Ahead of legislation next year, the Advisory, Conciliation and Arbitration Service (Acas) is consulting on a draft code of practice for employers on handling requests for a predictable working pattern.
Under the Workers (Predictable Terms and Conditions Act 2023), expected to be enacted next autumn, workers can make a formal request to change their working pattern if their working hours and times lack predictability, or they have signed a fixed-term contract for less than 12 months.
The code aims to help agency workers and those on zero-hours or temporary contracts to generate a reliable income and manage their work-life balance, Acas said. The Trades Union Congress estimates that 3.7 million people – around one in nine workers – are in insecure work.
The draft code sets out that employers should hold a meeting to discuss a request before reaching a decision, defines who should be allowed to accompany a worker, and says requests should be accepted where possible. It also states that employers should be clear about legal reasons for rejecting a request and offer an appeal when doing so.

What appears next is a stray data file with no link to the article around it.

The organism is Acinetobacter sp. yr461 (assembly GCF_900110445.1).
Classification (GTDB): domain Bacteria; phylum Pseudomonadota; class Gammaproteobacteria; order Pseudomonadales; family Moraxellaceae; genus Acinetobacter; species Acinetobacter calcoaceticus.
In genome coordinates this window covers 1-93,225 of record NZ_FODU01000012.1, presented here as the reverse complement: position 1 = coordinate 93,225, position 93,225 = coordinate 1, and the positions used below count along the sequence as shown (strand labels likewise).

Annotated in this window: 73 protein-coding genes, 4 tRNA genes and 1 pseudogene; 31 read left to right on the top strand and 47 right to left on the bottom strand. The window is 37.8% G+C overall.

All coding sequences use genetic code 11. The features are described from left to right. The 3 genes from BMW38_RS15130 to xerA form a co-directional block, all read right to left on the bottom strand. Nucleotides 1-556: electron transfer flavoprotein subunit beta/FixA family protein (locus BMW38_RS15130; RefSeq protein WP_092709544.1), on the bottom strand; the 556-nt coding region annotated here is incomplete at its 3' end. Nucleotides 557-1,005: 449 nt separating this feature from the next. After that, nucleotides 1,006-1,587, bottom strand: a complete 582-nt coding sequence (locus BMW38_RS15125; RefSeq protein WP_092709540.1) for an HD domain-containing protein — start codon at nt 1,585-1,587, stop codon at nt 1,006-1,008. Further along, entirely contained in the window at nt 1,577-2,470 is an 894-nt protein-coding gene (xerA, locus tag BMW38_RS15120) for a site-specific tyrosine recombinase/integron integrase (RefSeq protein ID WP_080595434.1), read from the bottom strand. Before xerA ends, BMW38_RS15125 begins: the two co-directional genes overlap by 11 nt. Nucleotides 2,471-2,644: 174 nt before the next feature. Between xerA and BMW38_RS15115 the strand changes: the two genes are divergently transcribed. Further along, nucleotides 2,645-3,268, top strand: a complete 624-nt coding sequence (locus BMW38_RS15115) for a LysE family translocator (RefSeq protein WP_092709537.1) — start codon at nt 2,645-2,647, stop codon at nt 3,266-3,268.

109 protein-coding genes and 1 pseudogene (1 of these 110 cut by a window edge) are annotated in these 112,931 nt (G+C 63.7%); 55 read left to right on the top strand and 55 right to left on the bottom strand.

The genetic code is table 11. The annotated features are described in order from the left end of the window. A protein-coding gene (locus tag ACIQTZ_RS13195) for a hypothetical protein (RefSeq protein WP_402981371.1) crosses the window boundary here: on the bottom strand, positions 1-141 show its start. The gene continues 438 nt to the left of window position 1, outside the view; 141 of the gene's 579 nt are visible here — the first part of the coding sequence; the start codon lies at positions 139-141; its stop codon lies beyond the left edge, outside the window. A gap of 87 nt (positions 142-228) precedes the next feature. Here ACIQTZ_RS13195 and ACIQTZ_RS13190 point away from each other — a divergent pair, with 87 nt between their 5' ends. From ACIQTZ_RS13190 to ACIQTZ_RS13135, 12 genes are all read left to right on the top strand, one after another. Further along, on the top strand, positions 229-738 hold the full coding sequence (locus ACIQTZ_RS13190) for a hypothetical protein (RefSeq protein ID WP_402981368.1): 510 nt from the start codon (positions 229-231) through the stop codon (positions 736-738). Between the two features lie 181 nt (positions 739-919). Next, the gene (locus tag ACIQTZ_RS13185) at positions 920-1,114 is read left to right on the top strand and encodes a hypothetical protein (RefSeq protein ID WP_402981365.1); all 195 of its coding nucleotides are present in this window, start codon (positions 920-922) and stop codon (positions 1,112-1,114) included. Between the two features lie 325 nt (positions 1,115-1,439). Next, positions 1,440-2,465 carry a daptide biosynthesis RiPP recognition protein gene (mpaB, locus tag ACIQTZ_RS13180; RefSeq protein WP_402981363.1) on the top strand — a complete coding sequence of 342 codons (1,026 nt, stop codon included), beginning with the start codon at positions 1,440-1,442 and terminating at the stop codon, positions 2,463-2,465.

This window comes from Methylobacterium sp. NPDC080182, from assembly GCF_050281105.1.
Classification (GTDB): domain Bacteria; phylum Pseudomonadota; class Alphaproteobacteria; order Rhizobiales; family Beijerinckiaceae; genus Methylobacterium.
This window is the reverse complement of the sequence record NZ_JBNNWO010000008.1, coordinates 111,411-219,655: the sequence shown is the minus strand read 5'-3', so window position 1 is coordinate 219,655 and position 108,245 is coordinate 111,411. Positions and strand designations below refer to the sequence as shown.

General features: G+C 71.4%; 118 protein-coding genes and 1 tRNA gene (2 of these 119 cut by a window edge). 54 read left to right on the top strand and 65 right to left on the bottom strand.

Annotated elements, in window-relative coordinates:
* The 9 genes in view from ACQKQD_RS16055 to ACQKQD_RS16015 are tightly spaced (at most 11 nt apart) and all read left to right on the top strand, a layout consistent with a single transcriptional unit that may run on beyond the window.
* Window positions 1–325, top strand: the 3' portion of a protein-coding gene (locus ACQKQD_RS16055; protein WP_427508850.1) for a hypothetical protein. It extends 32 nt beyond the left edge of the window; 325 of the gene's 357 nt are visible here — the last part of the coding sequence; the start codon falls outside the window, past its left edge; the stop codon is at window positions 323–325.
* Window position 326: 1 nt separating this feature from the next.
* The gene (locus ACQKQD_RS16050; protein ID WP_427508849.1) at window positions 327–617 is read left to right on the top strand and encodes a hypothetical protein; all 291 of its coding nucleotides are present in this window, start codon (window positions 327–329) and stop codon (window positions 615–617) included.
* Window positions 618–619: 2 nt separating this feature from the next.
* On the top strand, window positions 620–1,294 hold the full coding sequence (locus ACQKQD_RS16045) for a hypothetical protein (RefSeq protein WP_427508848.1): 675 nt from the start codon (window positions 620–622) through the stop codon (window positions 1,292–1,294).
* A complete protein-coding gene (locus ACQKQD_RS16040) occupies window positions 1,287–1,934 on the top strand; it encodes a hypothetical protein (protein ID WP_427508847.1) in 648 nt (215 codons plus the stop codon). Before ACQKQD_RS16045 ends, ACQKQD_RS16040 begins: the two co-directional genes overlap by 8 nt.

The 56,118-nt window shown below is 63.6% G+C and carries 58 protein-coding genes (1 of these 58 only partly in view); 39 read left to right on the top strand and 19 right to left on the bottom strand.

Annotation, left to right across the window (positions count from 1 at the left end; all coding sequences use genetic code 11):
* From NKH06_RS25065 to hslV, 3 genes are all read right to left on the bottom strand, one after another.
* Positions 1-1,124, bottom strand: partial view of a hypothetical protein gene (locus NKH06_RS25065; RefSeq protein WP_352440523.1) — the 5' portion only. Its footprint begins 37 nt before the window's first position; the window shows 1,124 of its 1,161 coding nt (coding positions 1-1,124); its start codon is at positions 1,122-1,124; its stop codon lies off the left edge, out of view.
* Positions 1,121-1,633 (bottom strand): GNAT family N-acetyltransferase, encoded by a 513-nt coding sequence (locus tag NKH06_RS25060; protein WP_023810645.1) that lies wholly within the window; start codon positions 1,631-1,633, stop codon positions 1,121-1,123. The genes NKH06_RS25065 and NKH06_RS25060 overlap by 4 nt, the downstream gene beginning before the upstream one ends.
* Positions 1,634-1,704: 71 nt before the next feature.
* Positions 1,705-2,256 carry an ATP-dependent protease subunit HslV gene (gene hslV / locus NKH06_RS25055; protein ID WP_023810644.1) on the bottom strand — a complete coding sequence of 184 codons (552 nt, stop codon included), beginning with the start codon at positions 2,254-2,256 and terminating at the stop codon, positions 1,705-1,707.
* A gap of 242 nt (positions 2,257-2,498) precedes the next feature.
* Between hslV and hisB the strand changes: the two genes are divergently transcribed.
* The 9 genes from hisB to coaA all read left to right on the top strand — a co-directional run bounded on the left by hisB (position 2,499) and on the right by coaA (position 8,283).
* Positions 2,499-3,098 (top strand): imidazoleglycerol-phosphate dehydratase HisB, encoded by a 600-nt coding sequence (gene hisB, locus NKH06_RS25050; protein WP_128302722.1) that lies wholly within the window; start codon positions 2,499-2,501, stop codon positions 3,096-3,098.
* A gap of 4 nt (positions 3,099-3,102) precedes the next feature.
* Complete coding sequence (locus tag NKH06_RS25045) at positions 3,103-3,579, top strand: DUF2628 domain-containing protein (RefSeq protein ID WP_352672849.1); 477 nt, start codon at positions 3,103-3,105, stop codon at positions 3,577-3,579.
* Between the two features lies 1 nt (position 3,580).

Acas chief executive Susan Clew said the draft code aims “to make working life better for everyone” and to help businesses, employment agencies, recruiters, staff and their representatives understand the new law.
The consultation will close on 17 January.